Oil/Gas/residential gas well problems
We have a gas well on our property that supplies gas natural gas for 10 homes. The well has been running fine, no problems until Christmas Eve when suddenly it quit. Usually we could put some dry gas into it and it would start again but not this time. We haven't been able to find anyone that will come and look at it. Do you have any idea what could have happened and do you think it is fixable. We really have no idea what to do but would really like to have some direction as to where to start. The well is about 40 years old, it was relined several years ago. I thank you for any help you may be able to offer. I hope you have a wonderful New year and thank you for your time. Carol Duke Chester, WV
I appologize for taking so long to answer, I have been thinking about your problem while finishing New Years with my daughter and new son-in-law.
With the information you have given it is really impossible to make even a good guess. In the past, injecting gas into the well and re-gaining production suggests that there is water associated with the flow of gas and some of the water, being heavier than the gas, remained in the tubing until it accumulated enough to stifle the flow. Injecting gas would push the water back into the formation and the cycle would start over.
If you can respond with a few things we may be able to come up with something more. Any information on well depth, casing size, if any tubing its size and length, any packers, is the casing perforated for gas flow or is it a barefoot (open ended) completion, well pressure during normal production and pressure when injecting gas and presence or absence of sand and/or water while flowing.
Hydrocarbons, gas and oil are also accompanied with water. The gas provides the pressure to lift any oil or water to the surface. This is true with a gas, drinking water or oil well. When a well is first completed, the gas/water interface are separated and the well flows gas with no or very little water. As a well ages and gas is taken from a gas bearing sand formation, this gas/water interface moves and the amount of water coming into the well will increase to the point that the gas flow stops. When this happens to commercial wells, the wells perforations are cemented and the casing is re-perforated a little higher.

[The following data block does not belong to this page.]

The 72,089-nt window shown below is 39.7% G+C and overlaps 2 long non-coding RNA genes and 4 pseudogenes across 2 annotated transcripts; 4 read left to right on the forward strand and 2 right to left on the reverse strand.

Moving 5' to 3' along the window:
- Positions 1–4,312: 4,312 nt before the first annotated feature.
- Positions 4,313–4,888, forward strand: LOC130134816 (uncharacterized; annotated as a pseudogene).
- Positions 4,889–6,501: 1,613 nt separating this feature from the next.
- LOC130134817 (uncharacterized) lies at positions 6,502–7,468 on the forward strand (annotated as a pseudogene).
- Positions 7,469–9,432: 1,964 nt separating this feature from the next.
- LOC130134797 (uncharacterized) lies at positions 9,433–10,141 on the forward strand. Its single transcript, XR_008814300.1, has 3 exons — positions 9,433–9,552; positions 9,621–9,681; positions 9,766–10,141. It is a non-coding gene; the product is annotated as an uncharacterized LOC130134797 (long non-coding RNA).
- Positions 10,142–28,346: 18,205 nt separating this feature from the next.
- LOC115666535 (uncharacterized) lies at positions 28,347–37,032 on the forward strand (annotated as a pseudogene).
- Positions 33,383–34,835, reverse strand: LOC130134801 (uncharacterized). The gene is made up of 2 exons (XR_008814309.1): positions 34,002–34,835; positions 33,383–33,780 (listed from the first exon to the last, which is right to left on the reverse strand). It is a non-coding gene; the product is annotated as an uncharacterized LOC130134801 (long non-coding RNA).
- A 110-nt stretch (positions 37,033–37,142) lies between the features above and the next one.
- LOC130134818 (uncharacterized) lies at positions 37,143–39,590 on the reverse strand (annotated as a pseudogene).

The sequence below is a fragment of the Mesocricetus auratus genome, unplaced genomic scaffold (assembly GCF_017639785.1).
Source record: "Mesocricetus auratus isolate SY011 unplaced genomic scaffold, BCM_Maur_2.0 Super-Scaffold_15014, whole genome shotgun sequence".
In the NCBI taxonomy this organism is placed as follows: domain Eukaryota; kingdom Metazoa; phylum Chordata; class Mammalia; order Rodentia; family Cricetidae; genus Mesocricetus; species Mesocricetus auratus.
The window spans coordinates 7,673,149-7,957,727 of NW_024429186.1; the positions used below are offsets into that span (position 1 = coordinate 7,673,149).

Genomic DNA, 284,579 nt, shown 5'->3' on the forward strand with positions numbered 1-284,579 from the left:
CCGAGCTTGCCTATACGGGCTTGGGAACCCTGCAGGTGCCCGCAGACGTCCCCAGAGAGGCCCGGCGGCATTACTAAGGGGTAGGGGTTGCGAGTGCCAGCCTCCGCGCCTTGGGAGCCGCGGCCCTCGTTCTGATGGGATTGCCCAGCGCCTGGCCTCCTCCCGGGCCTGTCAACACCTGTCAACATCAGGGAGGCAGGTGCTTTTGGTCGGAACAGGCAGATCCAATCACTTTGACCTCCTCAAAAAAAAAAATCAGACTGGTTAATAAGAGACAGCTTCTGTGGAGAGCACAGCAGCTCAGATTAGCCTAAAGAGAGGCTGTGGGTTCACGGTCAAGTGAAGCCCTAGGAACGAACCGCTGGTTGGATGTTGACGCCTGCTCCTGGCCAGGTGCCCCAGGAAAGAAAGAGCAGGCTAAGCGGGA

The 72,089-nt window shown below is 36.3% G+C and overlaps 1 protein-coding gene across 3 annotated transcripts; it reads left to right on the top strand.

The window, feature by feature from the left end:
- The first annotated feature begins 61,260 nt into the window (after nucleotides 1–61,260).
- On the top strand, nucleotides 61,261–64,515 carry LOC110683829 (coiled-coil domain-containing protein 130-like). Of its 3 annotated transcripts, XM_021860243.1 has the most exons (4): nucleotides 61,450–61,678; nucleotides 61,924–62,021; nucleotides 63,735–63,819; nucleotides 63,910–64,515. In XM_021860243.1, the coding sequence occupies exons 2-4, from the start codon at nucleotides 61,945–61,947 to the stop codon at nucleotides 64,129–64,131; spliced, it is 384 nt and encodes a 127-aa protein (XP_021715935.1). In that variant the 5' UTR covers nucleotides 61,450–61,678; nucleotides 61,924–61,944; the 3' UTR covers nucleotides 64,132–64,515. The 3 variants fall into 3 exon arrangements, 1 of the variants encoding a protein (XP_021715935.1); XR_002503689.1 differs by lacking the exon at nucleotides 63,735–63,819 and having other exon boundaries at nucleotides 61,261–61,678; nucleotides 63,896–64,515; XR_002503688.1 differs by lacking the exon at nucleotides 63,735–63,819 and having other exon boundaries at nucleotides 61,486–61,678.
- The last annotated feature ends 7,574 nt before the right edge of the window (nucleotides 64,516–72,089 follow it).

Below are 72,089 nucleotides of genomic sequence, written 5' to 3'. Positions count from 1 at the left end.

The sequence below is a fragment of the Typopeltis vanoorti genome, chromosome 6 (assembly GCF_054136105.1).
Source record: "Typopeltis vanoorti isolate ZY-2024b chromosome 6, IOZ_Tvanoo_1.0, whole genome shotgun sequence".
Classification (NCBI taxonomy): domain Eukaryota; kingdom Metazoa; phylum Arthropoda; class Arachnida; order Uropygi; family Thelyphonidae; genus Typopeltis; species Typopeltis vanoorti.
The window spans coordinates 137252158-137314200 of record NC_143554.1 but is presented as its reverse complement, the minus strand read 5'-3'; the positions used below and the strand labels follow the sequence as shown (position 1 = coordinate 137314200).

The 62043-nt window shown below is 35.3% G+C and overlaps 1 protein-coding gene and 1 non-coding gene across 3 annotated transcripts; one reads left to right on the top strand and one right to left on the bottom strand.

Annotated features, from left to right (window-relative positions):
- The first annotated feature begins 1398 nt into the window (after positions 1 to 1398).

Another thing that could have happened is the production over 40 years has taken enough gas that the structure of the gas bearing formation has weaknd and the well bore has slowly filled with sand. This also happens to commercial wells and it requires a work over unit to remove any tubing, run in a bit to wash the sand out of the casing and the do the above operations.
Either one of these problems would require a work over rig, aka pulling unit, and would likely cost a minimum of $10,000 to wash sand with out doing any tubing removal. If the well is shallow, a water well driller might consent to do it but the risk of fire on a gas well is too great to allow anyone inexperianced to do it. The majority of well fires, explosions and burn injuries occur during work over operations, not initial drilling.
Please let me know about those pressure readings and in the mean time you might check with a water well driller to see if they have worked on residential wells. I worked in West Virginia about 40 years ago and I would bet that the state regulations concerning such wells have changed so it may be that you would need a state permit to re-enter this well. I suggest goggleing the W.V. department of conservation. Thanks.